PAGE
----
Impeaching a president immediately after his election sets a dangerous precedent and should be avoided at all costs. While news of President Trump's alleged "obstruction of justice" continues to make the rounds, momentum is gathering to call for his impeachment and conviction. Such uncertainty worries investors and financial markets and the U.S. dollar's fate hinges on a resolution to this political uncertainty.
The core issue of impeachment that appears to be lost on the majority of observers and the American electorate in particular, is that the impeachment process is not a judicial one, it is a political one. There is no grand jury, prosecutor, or judge. The impeachment process is conducted by politicians that act in those roles.
The House of Representatives is free to interpret Article 2 of the U.S. Constitution as it sees fit and thus is the de facto grand jury. The house judiciary committee generally investigates any claim of wrong-doing and makes a recommendation to the House. Technically any member of the House can begin impeachment proceedings as the committee's vote is non-binding and the House may decide to proceed with impeachment whatever the committee's decision. It's role ends as it decides whether their is sufficient evidence for the Senate to try the president for a "high crime or misdemeanor." A simple majority of the House and a president is immediately "impeached," meaning he or she goes on trial for actions that the House deemed serious enough to remove him or her.
A "trial" in the Senate with the senators acting as the jury determines the fate of the president. If a two-thirds majority of senators believes the president deserves removal, he or she is removed making the vice-president the president. With Trump becoming the second president in the last two decades to lose the popular vote and win the electoral college, it is clear the majority of Americans do not side with him. So what? The U.S. Constitution does not give the majority of Americans a say. In fact, it doesn't even allow the removal of a president if nearly all Americans believed he should be removed. Only 67 senators have the power to remove a president. The United States doesn't have early elections and therefore every president is entitled to a four-year term barring his or her "conviction."
That's the entire impeachment process. So what is there to prevent a hostile Congress from impeaching and removing a president immediately after an election? The whole point of not calling for early elections is that Congress and the executive must respect the decisions of the people. The people also need to be aware of the magnitude of their decision. The country is stuck with a president for four years, whether the people like it or not and therefore the decision is one that shouldn't be taken lightly.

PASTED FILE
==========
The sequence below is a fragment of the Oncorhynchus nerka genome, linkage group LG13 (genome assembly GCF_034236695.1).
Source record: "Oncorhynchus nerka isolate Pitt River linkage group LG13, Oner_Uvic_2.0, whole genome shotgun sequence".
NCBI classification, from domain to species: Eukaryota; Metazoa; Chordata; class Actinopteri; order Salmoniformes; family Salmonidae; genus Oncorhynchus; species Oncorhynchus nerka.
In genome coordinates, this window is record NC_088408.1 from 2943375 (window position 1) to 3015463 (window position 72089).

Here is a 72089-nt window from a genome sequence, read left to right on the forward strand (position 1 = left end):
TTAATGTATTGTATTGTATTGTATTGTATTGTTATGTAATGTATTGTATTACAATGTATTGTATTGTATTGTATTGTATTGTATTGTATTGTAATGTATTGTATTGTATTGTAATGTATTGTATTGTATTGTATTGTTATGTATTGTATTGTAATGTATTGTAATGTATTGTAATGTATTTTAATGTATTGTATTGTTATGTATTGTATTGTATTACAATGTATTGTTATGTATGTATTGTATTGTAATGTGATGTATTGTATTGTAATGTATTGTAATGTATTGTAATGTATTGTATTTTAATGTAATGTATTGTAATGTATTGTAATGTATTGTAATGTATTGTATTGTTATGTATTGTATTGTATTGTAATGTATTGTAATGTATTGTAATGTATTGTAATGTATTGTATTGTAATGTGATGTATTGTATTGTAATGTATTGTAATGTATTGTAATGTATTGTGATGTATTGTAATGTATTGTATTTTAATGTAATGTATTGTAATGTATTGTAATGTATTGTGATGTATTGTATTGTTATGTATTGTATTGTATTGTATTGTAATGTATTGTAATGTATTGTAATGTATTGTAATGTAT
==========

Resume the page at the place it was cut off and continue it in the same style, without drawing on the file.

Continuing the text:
To the case of President Trump. His detractors argue he ordered FBI director James Comey to suspend his investigation into National Security Adviser Michael Flynn. Comey refused. Trump fired Comey. This is the gist of the current argument to impeach Trump. Maybe this is obstruction of justice. But how is this different from the president appointing an attorney general with the full knowledge that the AG won't prosecute despite the FBI's findings?
President Trump's blatant anti-Muslim stance with the Muslim flight ban isn't any less of a crime. Even though I believe there was a violation of civil rights, I would not support the impeachment of the president for this crime. He ran on this. The people approved of his discrimination. He won. That's it. I'm not disappointed in Trump, I'm disappointed in the American electorate. But we are now beyond that. Trump is the president. Talk of impeachment within the first 100 days reeks of bad faith.
The fundamental problem with impeachment and questions surrounding it is that there is very little precedent to back up any argument. No presidents have been convicted and removed and only two of 45 have been impeached. Perhaps definitive decisions by the Supreme Court on what constitutes a "high crime" would benefit the country for years to come. Decisions on delaying prosecution for crimes that do not materially effect the president's ability to execute his responsibilities in office are apparently urgently necessary. We are in unchartered territory here and the Supreme Court needs to prevent further uncertainty from taking hold.